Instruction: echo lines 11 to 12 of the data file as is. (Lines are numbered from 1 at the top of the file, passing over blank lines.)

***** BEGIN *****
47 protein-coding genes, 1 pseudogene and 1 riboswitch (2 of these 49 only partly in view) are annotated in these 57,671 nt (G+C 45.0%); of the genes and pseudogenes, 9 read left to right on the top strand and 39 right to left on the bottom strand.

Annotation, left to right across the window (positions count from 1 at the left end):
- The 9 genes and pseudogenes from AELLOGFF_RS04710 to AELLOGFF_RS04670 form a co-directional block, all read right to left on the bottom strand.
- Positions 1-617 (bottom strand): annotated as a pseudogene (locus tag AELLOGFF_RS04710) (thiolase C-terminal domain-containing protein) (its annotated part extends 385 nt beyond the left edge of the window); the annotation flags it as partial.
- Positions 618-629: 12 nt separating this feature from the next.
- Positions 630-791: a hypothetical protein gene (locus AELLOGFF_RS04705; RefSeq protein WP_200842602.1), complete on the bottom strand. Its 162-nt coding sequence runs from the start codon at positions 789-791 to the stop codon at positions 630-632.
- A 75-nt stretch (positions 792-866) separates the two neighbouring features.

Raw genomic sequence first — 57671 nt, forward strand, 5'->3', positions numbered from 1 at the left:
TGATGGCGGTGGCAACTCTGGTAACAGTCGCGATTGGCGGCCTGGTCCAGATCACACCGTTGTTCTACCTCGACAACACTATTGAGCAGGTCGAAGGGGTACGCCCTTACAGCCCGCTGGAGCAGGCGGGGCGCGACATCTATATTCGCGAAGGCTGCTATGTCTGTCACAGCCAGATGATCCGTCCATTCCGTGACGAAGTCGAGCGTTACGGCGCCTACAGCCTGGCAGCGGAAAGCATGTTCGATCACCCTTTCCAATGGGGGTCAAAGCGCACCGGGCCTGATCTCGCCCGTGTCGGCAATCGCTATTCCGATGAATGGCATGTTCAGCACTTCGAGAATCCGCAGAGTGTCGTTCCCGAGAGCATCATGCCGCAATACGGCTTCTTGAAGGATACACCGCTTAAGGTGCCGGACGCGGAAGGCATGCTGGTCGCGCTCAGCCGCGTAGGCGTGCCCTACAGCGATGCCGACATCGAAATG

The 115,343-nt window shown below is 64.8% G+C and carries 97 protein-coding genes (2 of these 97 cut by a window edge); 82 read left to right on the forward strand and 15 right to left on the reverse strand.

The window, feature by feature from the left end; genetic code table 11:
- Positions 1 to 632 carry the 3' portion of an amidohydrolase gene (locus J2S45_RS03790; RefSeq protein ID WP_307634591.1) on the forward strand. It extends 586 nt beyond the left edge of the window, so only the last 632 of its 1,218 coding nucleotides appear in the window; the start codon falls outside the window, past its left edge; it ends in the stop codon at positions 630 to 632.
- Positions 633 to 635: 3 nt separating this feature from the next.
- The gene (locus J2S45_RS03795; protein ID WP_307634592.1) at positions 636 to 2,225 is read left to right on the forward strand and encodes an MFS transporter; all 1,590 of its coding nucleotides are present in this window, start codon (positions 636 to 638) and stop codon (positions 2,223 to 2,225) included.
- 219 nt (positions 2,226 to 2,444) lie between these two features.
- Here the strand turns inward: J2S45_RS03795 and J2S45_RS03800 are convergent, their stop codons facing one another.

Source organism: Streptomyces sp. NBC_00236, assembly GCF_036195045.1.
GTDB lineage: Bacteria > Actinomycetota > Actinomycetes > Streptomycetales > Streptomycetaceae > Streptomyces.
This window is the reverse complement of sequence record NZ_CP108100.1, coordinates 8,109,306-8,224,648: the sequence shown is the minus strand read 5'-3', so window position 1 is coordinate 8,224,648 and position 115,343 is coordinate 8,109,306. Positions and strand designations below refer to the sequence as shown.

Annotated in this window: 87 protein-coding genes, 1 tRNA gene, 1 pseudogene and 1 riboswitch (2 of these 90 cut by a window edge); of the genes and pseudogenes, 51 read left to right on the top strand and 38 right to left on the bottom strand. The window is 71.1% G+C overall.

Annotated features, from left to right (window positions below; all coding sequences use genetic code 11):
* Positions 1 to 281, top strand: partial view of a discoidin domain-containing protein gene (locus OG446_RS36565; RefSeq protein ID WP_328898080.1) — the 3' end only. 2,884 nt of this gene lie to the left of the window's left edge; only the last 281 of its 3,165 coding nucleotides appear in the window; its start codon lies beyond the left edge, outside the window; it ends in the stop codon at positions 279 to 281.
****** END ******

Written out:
The window, feature by feature from the left end; genetic code table 11:
- Positions 1 to 632 carry the 3' portion of an amidohydrolase gene (locus J2S45_RS03790; RefSeq protein ID WP_307634591.1) on the forward strand. It extends 586 nt beyond the left edge of the window, so only the last 632 of its 1,218 coding nucleotides appear in the window; the start codon falls outside the window, past its left edge; it ends in the stop codon at positions 630 to 632.